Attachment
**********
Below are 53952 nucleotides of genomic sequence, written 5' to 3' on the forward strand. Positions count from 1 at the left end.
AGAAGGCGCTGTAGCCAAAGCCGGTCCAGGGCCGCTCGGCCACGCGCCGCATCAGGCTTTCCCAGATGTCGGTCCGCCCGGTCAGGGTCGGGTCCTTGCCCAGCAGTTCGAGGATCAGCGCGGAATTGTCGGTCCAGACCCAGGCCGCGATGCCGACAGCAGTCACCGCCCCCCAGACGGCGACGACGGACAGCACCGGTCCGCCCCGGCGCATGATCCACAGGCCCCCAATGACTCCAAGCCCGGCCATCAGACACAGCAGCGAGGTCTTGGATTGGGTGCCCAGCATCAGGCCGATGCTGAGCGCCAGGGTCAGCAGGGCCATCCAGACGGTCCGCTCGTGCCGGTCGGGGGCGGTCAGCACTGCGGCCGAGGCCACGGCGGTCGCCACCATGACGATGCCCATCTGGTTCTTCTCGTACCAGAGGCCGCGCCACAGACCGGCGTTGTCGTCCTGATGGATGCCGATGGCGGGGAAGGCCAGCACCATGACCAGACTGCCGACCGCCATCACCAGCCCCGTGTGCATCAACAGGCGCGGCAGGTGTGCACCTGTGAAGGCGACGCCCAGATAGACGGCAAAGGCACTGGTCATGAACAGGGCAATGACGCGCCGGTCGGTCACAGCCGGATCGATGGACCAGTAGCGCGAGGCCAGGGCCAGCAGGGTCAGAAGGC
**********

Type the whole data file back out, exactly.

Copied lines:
Below are 53952 nucleotides of genomic sequence, written 5' to 3' on the forward strand. Positions count from 1 at the left end.
AGAAGGCGCTGTAGCCAAAGCCGGTCCAGGGCCGCTCGGCCACGCGCCGCATCAGGCTTTCCCAGATGTCGGTCCGCCCGGTCAGGGTCGGGTCCTTGCCCAGCAGTTCGAGGATCAGCGCGGAATTGTCGGTCCAGACCCAGGCCGCGATGCCGACAGCAGTCACCGCCCCCCAGACGGCGACGACGGACAGCACCGGTCCGCCCCGGCGCATGATCCACAGGCCCCCAATGACTCCAAGCCCGGCCATCAGACACAGCAGCGAGGTCTTGGATTGGGTGCCCAGCATCAGGCCGATGCTGAGCGCCAGGGTCAGCAGGGCCATCCAGACGGTCCGCTCGTGCCGGTCGGGGGCGGTCAGCACTGCGGCCGAGGCCACGGCGGTCGCCACCATGACGATGCCCATCTGGTTCTTCTCGTACCAGAGGCCGCGCCACAGACCGGCGTTGTCGTCCTGATGGATGCCGATGGCGGGGAAGGCCAGCACCATGACCAGACTGCCGACCGCCATCACCAGCCCCGTGTGCATCAACAGGCGCGGCAGGTGTGCACCTGTGAAGGCGACGCCCAGATAGACGGCAAAGGCACTGGTCATGAACAGGGCAATGACGCGCCGGTCGGTCACAGCCGGATCGATGGACCAGTAGCGCGAGGCCAGGGCCAGCAGGGTCAGAAGGC